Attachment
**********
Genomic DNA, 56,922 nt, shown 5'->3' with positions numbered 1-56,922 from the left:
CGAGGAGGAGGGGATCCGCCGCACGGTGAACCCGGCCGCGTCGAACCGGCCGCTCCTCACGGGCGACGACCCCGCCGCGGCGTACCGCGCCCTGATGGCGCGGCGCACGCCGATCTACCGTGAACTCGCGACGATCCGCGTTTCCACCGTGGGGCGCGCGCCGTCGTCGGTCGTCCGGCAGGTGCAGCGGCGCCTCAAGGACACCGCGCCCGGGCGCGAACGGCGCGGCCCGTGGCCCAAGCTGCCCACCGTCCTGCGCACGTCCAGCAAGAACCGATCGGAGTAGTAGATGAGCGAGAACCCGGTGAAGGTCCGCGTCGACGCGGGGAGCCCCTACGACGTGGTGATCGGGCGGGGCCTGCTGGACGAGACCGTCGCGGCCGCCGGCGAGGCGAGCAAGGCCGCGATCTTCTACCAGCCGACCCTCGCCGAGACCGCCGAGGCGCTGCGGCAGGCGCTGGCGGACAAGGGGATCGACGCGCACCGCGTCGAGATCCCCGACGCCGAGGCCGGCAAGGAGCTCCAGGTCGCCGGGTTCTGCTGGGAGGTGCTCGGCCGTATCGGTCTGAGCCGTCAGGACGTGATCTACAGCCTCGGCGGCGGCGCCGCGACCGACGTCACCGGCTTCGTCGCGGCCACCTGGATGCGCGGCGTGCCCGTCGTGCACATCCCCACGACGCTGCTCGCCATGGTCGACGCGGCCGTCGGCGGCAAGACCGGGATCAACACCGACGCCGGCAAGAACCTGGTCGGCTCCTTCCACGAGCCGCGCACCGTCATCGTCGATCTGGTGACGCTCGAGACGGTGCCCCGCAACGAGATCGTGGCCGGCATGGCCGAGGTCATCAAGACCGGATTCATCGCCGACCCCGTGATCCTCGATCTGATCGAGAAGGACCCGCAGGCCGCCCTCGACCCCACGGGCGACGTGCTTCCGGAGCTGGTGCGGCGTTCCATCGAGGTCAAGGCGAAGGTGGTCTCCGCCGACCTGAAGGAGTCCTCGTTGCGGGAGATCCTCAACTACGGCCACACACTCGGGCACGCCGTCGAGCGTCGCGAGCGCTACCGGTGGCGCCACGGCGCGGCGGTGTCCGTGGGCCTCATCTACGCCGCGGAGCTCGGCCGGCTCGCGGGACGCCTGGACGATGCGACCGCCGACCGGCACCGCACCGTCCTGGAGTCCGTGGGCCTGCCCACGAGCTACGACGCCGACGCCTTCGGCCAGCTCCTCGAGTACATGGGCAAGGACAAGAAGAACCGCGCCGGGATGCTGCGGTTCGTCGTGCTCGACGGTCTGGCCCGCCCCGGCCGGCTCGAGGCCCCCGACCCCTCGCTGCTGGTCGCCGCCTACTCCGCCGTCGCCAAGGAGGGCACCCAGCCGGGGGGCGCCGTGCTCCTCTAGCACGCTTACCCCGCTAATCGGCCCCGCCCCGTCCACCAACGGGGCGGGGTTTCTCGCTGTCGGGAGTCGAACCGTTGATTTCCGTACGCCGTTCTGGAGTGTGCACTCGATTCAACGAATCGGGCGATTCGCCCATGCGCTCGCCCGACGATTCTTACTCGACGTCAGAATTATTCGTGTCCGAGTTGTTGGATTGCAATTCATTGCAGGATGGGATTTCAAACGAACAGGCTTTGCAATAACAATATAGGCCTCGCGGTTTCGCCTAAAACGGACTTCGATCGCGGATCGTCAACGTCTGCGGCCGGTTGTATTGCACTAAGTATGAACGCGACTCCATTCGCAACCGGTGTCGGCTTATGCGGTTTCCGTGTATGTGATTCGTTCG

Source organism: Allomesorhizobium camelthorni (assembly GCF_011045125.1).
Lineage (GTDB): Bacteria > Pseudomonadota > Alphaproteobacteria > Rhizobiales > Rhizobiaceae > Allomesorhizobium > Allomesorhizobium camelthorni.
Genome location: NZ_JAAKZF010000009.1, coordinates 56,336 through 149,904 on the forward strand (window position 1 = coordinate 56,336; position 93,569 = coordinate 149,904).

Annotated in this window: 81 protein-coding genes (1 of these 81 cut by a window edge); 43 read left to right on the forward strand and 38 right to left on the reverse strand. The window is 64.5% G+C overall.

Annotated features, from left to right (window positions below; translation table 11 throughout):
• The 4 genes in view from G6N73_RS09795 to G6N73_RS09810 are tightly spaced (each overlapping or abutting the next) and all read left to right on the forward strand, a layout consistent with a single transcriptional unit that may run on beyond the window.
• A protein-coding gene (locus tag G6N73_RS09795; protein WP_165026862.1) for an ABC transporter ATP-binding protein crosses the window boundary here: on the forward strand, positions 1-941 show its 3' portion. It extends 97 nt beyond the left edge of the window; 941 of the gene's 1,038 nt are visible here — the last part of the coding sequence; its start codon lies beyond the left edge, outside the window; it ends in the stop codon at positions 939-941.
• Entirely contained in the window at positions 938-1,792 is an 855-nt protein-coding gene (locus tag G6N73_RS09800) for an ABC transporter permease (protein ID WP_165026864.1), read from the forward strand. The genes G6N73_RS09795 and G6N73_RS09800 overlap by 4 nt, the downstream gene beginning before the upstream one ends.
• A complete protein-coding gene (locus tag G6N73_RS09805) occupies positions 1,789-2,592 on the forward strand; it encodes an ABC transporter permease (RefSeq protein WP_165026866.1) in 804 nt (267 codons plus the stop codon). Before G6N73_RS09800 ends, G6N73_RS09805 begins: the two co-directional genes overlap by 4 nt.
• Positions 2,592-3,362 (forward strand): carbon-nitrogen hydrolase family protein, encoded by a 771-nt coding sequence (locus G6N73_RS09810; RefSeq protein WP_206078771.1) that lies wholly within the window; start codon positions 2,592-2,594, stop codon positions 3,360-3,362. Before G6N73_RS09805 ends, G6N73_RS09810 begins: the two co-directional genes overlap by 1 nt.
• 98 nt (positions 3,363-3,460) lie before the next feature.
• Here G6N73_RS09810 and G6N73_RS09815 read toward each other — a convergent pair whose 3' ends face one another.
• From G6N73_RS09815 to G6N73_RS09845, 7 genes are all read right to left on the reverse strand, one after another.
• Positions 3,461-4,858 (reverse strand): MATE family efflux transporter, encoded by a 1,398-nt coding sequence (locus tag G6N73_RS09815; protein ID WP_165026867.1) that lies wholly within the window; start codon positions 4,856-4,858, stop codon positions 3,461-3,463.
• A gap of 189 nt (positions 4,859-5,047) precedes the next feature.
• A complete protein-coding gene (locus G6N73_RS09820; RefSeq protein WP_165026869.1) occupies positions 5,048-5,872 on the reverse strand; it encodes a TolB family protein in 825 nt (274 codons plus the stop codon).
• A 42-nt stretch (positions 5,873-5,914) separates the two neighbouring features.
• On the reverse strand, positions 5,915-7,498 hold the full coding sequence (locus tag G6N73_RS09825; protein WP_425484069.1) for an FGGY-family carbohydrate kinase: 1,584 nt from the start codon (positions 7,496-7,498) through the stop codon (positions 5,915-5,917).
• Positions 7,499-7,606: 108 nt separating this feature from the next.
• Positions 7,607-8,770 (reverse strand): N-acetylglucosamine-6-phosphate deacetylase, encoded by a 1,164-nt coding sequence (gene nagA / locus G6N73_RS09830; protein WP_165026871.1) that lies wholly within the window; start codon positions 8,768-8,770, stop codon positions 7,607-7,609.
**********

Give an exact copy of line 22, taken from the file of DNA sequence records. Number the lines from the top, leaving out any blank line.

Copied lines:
• Positions 7,607-8,770 (reverse strand): N-acetylglucosamine-6-phosphate deacetylase, encoded by a 1,164-nt coding sequence (gene nagA / locus G6N73_RS09830; protein WP_165026871.1) that lies wholly within the window; start codon positions 8,768-8,770, stop codon positions 7,607-7,609.